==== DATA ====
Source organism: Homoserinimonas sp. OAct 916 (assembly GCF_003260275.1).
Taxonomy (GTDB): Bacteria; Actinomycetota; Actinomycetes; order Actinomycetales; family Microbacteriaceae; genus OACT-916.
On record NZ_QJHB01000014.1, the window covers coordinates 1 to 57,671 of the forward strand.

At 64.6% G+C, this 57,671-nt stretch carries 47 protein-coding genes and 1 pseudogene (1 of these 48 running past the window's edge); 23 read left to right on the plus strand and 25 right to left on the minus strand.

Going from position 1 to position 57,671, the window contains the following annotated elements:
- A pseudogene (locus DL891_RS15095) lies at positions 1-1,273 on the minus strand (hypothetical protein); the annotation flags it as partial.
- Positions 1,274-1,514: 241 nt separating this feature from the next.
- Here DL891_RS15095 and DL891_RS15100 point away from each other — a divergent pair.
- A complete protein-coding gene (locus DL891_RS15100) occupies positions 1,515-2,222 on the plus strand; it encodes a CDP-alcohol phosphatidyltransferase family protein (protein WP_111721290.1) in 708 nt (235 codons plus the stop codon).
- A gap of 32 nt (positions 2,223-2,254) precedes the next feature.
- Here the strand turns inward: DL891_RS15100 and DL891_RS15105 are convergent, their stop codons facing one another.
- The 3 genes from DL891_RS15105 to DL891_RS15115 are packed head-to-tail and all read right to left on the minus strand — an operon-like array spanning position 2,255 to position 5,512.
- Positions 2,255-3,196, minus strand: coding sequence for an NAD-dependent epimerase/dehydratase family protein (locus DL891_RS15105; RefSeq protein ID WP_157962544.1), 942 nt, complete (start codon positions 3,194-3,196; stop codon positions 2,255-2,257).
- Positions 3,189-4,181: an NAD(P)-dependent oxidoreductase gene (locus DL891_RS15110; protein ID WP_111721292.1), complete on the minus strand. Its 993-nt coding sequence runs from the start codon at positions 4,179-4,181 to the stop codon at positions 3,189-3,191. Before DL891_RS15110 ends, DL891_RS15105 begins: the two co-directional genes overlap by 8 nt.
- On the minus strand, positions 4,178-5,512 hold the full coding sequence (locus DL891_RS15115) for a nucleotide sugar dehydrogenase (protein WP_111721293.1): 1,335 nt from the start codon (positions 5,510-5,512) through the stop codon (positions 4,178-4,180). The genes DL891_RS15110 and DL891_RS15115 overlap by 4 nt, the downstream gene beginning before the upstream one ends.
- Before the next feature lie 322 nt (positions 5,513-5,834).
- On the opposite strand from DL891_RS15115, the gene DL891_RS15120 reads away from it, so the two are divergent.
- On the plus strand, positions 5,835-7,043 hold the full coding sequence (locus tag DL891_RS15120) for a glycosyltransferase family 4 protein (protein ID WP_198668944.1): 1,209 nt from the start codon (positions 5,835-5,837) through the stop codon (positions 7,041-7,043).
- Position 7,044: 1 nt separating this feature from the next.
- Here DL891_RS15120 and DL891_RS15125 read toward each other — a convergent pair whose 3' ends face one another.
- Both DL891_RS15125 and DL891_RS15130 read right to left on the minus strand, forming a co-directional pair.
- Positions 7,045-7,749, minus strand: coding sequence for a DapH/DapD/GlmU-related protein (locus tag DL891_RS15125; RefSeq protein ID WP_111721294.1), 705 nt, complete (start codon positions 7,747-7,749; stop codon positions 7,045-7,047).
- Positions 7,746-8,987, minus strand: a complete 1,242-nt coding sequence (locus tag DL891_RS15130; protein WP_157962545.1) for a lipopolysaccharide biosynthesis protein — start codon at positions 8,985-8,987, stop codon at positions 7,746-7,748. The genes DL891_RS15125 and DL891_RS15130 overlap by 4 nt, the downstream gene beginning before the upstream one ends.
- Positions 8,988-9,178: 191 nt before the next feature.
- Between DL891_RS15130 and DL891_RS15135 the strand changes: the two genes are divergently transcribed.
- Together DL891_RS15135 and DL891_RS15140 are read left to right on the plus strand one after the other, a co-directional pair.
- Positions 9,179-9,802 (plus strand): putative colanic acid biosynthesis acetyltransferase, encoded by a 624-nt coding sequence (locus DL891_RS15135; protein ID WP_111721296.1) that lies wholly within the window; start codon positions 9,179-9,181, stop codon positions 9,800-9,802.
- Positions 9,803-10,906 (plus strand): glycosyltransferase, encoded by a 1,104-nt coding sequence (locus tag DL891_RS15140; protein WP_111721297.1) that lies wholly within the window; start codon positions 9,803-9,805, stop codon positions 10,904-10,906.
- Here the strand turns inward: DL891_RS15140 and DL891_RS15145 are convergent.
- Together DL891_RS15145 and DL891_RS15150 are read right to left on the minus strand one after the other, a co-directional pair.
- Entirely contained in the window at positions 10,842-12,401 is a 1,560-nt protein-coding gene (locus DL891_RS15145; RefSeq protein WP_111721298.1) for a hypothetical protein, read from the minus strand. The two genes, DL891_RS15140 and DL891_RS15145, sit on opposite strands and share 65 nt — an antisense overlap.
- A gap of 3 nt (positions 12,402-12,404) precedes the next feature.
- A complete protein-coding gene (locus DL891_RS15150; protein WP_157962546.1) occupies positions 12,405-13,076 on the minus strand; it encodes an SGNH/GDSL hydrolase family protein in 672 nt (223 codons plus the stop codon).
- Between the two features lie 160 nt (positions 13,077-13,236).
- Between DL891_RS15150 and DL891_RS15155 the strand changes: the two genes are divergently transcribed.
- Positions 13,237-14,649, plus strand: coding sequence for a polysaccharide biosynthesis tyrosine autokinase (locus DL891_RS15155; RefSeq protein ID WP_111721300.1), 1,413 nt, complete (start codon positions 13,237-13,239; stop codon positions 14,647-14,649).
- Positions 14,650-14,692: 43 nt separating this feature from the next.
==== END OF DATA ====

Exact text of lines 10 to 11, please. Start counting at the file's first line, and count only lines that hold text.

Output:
- A gap of 32 nt (positions 2,223-2,254) precedes the next feature.
- Here the strand turns inward: DL891_RS15100 and DL891_RS15105 are convergent, their stop codons facing one another.